Once, José Saramago told me a very nice thing: ‘Before you were one in two and now you are two in one.’ That made me reconcile with the people who didn’t know what to do when they saw me, causing me immense pain. I understood her confusion, the same as mine, at not having my sister by my side. Fortunately, literature caught me, like a balm. Every time I write, I am happy.

Let’s talk about poetry. It grows from your hand…

My father was a poet. Before going to sleep, instead of stories he read us his poems. Of the nine brothers that we are, we all have within us the sound of poetry, which for me is like classical music. I have written poetry since I was little, but everything I wrote I threw away.

Following Dulce’s death, I began to write poems on the computer: poems of bewilderment in the face of death, in the face of loneliness, which was a feeling I had never had before. This is how it was born At, without knowing that he was writing a book of poetry. With Warp Yes, I was aware that it was a book and so was the rest.

There is another passion that he develops, for my taste closely related to poetry: dramaturgy. Lately, have you fallen in love with it even more than other literary genres?

Yes, now it’s what I like to write the most. Precisely, at the end of the collection of poems Warps I knew that, in reality, I wanted it to be a dialogue between life and death between the two Greek myths: Ariadne and Arachne. That’s why I decided to exchange their voices in my first play, The labyrinth and the warpwritten expressly for the actresses Sole and Gracia Olayo, twin sisters, who later suggested that I write The Cervantasa text co-written with my admired José Ramón Fernández.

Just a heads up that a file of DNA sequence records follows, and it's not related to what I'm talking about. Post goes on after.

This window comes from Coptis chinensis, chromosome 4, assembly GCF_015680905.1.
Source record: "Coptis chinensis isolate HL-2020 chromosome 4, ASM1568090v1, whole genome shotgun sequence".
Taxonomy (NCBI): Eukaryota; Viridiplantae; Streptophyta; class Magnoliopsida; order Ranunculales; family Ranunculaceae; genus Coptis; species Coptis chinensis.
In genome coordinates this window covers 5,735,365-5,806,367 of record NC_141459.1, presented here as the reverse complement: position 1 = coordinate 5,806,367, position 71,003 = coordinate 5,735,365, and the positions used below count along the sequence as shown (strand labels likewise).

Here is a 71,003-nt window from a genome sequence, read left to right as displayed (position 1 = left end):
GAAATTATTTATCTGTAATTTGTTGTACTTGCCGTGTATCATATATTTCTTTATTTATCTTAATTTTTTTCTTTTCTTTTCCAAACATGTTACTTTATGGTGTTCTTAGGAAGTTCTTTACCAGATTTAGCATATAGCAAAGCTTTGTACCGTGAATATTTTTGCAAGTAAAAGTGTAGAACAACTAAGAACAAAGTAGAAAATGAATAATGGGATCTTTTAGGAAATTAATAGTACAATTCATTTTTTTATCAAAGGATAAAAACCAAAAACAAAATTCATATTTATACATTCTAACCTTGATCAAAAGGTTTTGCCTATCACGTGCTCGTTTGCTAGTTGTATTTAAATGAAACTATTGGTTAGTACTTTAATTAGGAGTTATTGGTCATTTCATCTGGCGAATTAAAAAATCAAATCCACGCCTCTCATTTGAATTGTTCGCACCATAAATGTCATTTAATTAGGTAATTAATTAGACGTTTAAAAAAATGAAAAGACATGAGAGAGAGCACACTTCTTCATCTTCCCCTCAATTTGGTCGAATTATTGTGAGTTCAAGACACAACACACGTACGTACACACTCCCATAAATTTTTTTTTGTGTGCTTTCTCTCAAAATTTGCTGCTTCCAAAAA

How does your embodied word live on stage when the reader appears transformed into a spectator?

I love the theater! Poetry is an intimate act, narrative is a solitary act, they require meditation, concentration, solitude and time, but theater is an exercise in which verbality is present. And the beautiful thing is that it is a shared passion, it is collective and I am passionate about that. I am very gregarious, I come from a large family and it shows.

Do you write with discipline or disorder? What space do you give to each genre? Does poetry have its own unique time?

When I’m in front of the computer I’m happy, the hours go by without me realizing it. I am disciplined, with narrative and theater I consider what I want to write every day and I don’t stop until I finish it, seven or eight hours in a row, and I work every day.

Poetry has another drive, it can be born from a fortuitous moment, I catch inspiration at any moment and then I work hard on the poem. I also like the meeting and subsequent dealings with readers because they build a parallel world to your text, they enhance it, they are really the ones who put the end to each book.